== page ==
John Currin‘s paintings, on view at the Museum of Contemporary Art, Chicago through August 23rd, present an encyclopedia of formal elements from the stylebooks of Courbet, Manet, Boucher, Tiepolo, El Greco, and Cranach. The subjects and composition – lifted from popular sources like high school yearbooks, life insurance ads and mail order catalogs – are shared with more recent art.
Park City Grill, 2000, Oil on canvas, 38x30x1-1/2in. Collection Walker Art Center, Minneapolis, Justin Smith Purchase Fund, 2000. Courtesy Andrea Rosen Gallery, New York and Sadie Coles HQ, Ltd., London. Photo: Andy Keate © John Currin
But the effect of Currin’s paintings are definitely more than a simple pastiche of these two obvious parts. As Peter Schjeldahl puts it, ‘Currin unties extremes of low-down grotesquerie and classical elegance.’ *1 What is it that makes these paintings work?
Ms Omni, 1993, Oil on canvas. 48x38in, Stefan T. Edlis and Gael Neeson Collection. Courtesy Andrea Rosen Gallery. Photo: Peter Muscato © John Currin
First, there is in Currin’s body of work to this point in his career, a clear conceptual development over time. Viewed in the order that each piece was produced, the viewer first encounters mousy, near-expressionless students taken from yearbook photos and featuring neutral, monocromatic backgrounds (painted in 1989 and ’90, these early paintings are not included in the MCA show). These staid young women give way to more dynamically composed middle aged women. Among the latter are several figures with significantly tweaked proportions – ‘Nadine Gordimer’ (1992), for example, is a portrait of a real-life novelist whose head couldn’t possibly be as big as Currin paints it – or references to the process of painting – ‘The Moved Over Lady’ from 1991 portrays a grimacing woman with short-cropped hair placed left-of-center on the canvas.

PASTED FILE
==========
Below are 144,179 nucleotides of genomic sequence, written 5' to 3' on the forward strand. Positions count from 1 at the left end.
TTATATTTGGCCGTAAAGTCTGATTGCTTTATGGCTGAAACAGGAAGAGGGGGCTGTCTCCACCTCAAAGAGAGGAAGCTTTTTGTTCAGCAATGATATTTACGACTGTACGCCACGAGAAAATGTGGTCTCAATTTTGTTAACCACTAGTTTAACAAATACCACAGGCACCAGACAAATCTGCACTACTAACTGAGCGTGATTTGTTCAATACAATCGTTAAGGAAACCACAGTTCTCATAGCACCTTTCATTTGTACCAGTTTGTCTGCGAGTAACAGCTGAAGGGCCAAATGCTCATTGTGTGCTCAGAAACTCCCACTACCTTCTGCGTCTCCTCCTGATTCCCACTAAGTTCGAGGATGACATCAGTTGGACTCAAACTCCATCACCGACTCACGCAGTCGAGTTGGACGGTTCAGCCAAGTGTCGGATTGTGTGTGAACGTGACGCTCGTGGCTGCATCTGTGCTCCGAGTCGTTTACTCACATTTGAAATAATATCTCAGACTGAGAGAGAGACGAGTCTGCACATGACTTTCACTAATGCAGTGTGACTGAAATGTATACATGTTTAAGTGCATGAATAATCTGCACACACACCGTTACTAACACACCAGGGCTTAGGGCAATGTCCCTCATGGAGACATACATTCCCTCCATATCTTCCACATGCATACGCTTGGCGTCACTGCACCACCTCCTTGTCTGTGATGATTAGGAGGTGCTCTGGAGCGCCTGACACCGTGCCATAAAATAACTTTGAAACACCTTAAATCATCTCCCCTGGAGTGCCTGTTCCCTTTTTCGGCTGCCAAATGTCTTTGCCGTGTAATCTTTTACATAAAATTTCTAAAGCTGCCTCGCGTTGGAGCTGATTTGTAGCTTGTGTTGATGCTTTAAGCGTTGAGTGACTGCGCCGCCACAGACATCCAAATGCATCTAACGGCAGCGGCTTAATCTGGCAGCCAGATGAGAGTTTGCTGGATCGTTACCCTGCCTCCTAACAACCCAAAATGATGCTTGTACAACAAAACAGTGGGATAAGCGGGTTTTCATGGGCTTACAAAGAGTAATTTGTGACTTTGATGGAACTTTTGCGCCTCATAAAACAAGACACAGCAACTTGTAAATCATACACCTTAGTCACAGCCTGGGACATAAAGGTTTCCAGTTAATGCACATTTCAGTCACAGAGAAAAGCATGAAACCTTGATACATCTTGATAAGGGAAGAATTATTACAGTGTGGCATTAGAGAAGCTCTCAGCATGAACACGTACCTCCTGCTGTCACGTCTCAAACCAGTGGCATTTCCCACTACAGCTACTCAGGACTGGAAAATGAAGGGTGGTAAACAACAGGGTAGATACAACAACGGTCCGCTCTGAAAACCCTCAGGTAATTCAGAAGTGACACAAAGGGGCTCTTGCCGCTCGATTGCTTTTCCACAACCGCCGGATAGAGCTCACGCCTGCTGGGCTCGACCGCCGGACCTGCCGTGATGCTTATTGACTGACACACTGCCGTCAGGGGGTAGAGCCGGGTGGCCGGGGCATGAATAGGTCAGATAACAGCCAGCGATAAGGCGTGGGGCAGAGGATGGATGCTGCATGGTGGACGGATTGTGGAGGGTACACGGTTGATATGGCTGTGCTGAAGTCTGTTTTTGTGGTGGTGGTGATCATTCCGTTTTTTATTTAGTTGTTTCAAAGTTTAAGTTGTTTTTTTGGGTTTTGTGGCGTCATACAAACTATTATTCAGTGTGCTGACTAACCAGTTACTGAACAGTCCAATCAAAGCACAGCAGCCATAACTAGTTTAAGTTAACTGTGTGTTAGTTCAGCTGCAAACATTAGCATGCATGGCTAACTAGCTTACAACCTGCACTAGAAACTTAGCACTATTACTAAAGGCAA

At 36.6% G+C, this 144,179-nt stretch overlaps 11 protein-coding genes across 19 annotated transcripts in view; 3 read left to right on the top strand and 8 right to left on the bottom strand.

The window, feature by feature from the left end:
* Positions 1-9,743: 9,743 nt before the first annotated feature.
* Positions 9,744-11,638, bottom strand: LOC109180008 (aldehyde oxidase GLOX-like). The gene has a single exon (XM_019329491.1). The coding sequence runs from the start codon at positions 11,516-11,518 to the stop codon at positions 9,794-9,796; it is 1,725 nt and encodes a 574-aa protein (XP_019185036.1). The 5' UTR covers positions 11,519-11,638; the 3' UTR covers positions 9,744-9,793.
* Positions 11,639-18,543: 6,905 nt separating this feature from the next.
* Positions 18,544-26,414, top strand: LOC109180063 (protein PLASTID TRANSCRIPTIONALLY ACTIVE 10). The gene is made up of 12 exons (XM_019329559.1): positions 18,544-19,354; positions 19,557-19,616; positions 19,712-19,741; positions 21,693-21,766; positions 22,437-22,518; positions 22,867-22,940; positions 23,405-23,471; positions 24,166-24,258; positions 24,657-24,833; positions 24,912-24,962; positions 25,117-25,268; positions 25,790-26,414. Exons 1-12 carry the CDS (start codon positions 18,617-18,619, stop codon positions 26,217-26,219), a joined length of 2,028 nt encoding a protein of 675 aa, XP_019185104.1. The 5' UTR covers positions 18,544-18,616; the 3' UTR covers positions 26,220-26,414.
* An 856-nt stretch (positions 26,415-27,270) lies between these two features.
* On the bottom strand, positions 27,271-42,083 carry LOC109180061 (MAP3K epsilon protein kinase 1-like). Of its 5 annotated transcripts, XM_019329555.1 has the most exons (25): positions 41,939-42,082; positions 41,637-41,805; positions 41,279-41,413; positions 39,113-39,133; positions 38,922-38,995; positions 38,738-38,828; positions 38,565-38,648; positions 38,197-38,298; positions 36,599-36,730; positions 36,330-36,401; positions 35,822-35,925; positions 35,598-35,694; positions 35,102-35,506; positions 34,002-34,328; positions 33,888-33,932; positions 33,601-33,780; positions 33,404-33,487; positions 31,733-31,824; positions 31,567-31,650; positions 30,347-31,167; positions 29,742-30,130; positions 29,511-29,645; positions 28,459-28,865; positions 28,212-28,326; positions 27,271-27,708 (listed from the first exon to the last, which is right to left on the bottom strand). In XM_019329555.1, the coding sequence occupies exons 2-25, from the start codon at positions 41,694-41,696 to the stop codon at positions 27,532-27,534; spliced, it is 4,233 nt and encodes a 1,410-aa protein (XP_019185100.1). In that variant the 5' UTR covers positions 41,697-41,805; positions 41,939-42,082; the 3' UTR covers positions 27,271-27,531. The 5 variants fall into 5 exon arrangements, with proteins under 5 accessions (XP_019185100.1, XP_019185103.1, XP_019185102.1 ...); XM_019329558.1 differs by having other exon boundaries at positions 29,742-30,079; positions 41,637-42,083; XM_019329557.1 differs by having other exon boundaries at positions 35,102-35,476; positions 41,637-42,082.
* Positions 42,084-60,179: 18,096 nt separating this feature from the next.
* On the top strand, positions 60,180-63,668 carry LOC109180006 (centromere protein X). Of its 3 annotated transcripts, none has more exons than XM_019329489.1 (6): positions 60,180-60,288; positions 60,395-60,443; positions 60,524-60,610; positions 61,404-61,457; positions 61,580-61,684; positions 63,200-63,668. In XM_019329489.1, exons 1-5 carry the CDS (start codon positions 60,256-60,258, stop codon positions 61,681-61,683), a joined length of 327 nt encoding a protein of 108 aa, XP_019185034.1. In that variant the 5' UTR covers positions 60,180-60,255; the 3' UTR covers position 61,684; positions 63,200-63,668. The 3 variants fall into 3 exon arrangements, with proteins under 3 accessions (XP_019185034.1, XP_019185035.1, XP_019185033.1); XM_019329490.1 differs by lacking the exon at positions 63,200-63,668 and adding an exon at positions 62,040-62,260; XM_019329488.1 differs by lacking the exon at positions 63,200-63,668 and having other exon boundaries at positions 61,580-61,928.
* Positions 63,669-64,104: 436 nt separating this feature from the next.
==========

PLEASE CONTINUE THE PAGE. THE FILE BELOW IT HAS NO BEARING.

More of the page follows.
Lovers in the Country, 1993, Oil on canvas, 52x40in. Collection Andrea Rosen, New York. Courtesy Andrea Rosen Gallery, New York. Photo: Fred Scruton © John Currin
In the mid-nineties, Currin divided his solitary sitters into absurdly paired romantic couples. Clumping the figures together awkwardly dead-center on the canvas. The men in these pictures are portrayed variously as bearded women, great wide-eyed birds, or threadbare members of an outmoded Southern gentry.
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